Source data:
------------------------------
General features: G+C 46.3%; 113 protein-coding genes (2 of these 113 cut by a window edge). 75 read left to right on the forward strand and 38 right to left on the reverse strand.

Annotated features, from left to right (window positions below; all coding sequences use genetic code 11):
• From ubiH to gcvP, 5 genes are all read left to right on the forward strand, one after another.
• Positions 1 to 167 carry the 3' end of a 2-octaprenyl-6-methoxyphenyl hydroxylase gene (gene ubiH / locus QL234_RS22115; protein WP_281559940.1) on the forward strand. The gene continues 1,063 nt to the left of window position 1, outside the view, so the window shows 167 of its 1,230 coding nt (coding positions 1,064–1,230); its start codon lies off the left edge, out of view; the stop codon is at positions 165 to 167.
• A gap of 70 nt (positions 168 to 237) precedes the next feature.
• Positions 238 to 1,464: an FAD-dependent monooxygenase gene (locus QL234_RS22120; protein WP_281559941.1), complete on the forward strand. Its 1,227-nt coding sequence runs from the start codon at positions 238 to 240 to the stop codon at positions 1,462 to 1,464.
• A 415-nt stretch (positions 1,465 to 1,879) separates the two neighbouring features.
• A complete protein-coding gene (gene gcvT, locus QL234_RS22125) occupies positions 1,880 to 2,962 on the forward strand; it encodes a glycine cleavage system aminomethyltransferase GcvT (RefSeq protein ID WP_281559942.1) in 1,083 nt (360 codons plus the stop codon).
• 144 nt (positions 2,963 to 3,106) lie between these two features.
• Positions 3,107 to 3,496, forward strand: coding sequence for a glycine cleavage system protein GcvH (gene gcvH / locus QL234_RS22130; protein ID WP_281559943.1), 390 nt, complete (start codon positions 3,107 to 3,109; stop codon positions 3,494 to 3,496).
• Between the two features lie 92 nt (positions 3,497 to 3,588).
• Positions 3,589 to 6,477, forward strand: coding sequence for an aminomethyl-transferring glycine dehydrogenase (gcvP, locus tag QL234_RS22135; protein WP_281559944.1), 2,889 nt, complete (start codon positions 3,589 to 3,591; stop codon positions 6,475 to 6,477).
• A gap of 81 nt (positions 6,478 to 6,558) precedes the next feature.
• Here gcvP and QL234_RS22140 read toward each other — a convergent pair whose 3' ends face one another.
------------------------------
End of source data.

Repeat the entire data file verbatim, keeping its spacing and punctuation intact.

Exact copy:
General features: G+C 46.3%; 113 protein-coding genes (2 of these 113 cut by a window edge). 75 read left to right on the forward strand and 38 right to left on the reverse strand.

Annotated features, from left to right (window positions below; all coding sequences use genetic code 11):
• From ubiH to gcvP, 5 genes are all read left to right on the forward strand, one after another.
• Positions 1 to 167 carry the 3' end of a 2-octaprenyl-6-methoxyphenyl hydroxylase gene (gene ubiH / locus QL234_RS22115; protein WP_281559940.1) on the forward strand. The gene continues 1,063 nt to the left of window position 1, outside the view, so the window shows 167 of its 1,230 coding nt (coding positions 1,064–1,230); its start codon lies off the left edge, out of view; the stop codon is at positions 165 to 167.
• A gap of 70 nt (positions 168 to 237) precedes the next feature.
• Positions 238 to 1,464: an FAD-dependent monooxygenase gene (locus QL234_RS22120; protein WP_281559941.1), complete on the forward strand. Its 1,227-nt coding sequence runs from the start codon at positions 238 to 240 to the stop codon at positions 1,462 to 1,464.
• A 415-nt stretch (positions 1,465 to 1,879) separates the two neighbouring features.
• A complete protein-coding gene (gene gcvT, locus QL234_RS22125) occupies positions 1,880 to 2,962 on the forward strand; it encodes a glycine cleavage system aminomethyltransferase GcvT (RefSeq protein ID WP_281559942.1) in 1,083 nt (360 codons plus the stop codon).
• 144 nt (positions 2,963 to 3,106) lie between these two features.
• Positions 3,107 to 3,496, forward strand: coding sequence for a glycine cleavage system protein GcvH (gene gcvH / locus QL234_RS22130; protein ID WP_281559943.1), 390 nt, complete (start codon positions 3,107 to 3,109; stop codon positions 3,494 to 3,496).
• Between the two features lie 92 nt (positions 3,497 to 3,588).
• Positions 3,589 to 6,477, forward strand: coding sequence for an aminomethyl-transferring glycine dehydrogenase (gcvP, locus tag QL234_RS22135; protein WP_281559944.1), 2,889 nt, complete (start codon positions 3,589 to 3,591; stop codon positions 6,475 to 6,477).
• A gap of 81 nt (positions 6,478 to 6,558) precedes the next feature.
• Here gcvP and QL234_RS22140 read toward each other — a convergent pair whose 3' ends face one another.